National Security

Framework for Iran Deal Collapses

To everyone but Barack Obama, this will come as no surprise.

Michael Swartz · Apr. 10, 2015

To those with common sense, and to those who have followed the continuing comedy that is our nuclear negotiation with Iran, this will come as no surprise. But it seems the Obama administration was caught flat-footed when it was learned that the Iranians expect all economic sanctions against them to be lifted once a deal is concluded in June.

Even more grating to Iranian leaders, the American summary of the deal states that “sanctions on Iran for terrorism, human rights abuses, and ballistic missiles will remain in place under the deal.” For that, Iranian Supreme Leader Ayatollah Ali “Yes, Of Course, Death To America” Khamenei claimed the fact sheet was “wrong on most of the issues.” Of course, Khamenei also revealed he “was never optimistic about negotiating with America,” and this tends to reflect our opinion about Iran as well. Yet the Obama administration is choosing to believe that the sheer force of their negotiating skills can keep Iran one year away from going nuclear for the next decade.

Skeptical as well, for different reasons, are former secretaries of state Henry Kissinger and George Shultz. They penned a stinging op-ed in The Wall Street Journal dismantling the deal. In it, they noted, “Absent the linkage between nuclear and political restraint, America’s traditional allies will conclude that the U.S. has traded temporary nuclear cooperation for acquiescence to Iranian hegemony.”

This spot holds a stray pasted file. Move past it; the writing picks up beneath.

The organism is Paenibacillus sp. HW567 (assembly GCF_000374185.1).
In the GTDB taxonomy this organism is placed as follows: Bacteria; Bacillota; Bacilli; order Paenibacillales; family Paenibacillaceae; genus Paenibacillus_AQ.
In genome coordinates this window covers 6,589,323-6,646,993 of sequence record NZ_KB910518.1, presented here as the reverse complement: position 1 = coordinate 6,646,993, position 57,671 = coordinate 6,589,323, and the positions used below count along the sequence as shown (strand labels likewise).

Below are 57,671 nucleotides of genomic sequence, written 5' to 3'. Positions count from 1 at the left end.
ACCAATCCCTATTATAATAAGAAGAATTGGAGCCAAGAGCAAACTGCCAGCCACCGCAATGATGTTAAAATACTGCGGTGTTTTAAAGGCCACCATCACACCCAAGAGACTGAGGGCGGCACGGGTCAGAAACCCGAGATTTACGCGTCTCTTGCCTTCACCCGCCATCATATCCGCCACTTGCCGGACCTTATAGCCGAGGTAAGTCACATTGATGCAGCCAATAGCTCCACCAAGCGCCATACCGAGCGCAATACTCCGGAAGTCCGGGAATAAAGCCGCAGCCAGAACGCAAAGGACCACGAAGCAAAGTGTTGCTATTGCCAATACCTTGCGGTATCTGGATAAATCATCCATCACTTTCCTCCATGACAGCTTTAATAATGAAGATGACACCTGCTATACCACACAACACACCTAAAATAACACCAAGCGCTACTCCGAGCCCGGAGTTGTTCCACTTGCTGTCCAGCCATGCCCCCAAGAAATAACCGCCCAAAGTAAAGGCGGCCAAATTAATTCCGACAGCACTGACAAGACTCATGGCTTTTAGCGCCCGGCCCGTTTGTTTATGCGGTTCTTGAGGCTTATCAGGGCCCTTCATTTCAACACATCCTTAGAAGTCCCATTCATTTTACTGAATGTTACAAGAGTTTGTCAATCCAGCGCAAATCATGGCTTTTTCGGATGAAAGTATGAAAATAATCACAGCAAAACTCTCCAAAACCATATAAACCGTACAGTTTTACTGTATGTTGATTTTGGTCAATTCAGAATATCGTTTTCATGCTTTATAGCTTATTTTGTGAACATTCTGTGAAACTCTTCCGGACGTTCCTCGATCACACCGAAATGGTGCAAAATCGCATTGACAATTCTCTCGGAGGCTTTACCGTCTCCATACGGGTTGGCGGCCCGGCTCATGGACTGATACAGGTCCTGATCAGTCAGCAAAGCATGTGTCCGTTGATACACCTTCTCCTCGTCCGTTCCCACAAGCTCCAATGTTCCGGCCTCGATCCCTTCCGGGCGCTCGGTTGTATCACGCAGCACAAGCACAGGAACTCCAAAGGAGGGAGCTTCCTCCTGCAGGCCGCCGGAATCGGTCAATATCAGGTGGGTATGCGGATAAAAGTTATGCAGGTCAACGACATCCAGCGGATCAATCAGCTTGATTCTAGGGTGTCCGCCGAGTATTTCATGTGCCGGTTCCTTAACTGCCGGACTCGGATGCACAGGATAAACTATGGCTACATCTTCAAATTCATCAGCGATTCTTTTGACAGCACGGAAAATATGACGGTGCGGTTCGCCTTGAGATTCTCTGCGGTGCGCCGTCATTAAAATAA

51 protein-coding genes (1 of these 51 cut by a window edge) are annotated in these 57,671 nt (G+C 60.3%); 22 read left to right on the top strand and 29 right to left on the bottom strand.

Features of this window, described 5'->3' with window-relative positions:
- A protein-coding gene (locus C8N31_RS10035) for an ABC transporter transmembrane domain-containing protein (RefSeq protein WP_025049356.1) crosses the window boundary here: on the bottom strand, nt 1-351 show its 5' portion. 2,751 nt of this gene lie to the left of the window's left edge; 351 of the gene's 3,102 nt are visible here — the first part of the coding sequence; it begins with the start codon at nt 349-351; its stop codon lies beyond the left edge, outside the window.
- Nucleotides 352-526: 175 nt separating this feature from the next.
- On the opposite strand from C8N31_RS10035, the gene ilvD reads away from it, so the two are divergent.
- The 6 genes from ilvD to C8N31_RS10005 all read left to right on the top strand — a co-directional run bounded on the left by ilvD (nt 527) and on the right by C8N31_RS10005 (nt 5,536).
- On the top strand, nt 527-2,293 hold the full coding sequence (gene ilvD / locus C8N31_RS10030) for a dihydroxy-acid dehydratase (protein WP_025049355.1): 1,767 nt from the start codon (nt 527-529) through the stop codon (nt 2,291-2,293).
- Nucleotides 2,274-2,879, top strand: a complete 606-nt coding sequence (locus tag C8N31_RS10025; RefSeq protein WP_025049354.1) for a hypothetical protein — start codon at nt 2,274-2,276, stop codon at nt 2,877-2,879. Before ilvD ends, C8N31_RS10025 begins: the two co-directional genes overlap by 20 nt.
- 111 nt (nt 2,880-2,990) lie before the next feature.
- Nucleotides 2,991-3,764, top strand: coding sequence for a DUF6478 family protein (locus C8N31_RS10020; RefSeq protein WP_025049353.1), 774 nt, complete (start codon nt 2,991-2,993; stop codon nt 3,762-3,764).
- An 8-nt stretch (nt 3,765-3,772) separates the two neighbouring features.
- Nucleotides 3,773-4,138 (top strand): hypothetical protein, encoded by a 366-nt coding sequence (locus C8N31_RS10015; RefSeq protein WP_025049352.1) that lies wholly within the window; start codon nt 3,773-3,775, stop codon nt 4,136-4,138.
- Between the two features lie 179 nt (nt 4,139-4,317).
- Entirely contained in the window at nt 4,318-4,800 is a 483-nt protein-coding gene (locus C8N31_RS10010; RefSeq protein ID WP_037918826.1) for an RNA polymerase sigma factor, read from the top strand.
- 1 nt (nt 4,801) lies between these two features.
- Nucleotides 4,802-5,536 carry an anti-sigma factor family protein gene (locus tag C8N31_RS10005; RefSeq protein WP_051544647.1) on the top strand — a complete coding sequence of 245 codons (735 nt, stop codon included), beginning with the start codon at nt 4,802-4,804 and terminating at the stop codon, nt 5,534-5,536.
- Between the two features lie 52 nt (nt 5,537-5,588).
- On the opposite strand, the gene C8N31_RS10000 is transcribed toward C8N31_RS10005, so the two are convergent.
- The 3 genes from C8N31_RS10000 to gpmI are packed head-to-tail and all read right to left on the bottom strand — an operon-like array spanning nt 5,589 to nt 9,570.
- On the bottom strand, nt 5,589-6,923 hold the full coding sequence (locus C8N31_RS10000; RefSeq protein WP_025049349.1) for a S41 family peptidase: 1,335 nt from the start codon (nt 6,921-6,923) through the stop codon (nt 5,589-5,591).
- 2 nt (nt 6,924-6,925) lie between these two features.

The pair also point out that the two sides have divergent interests elsewhere, even when ostensibly working together as they are against the Islamic State. “Even while combating common enemies, such as ISIS, Iran has declined to embrace common objectives,” write Kissinger and Shultz. Iran’s goal in Iraq, for example, is one of spreading its influence all the way to the Mediterranean Sea, putting Israel in peril. On the other hand, one of the strategic interests to our presence in Iraq and Afghanistan was to place American allies to either side of Iran, which we’ve known to be a bad actor ever since the Shah was deposed in 1979.

That same grand game is being played in Yemen, which had often been touted as a success by the Obama administration until it no longer was successful or even a viable state. Iranian-backed Houthi rebels are now the target of a Saudi-led coalition for whom we’re playing a minor support role.

Given the ramshackle framework for the current nuclear “deal,” it seems Iran is using its typical delaying tactics to edge closer to arming itself with nuclear weapons. The mullahs realize the sanctions won’t return once lifted, giving them a final victory in their quest to go from a rogue nation the world determined would never be nuclear to joining the North Korea club.

As for the rest of the region, Kissinger and Shultz warn the future’s not bright. “Some of the chief actors in the Middle East are likely to view the U.S. as willing to concede a nuclear military capability to the country they consider their principal threat. Several will insist on at least an equivalent capability. Saudi Arabia has signaled that it will enter the lists; others are likely to follow. In that sense, the implications of the negotiation are irreversible.”

Age-old differences in religious belief are one thing when fought with conventional armaments, but add nuclear weapons to the mix and the unthinkable becomes much more probable.

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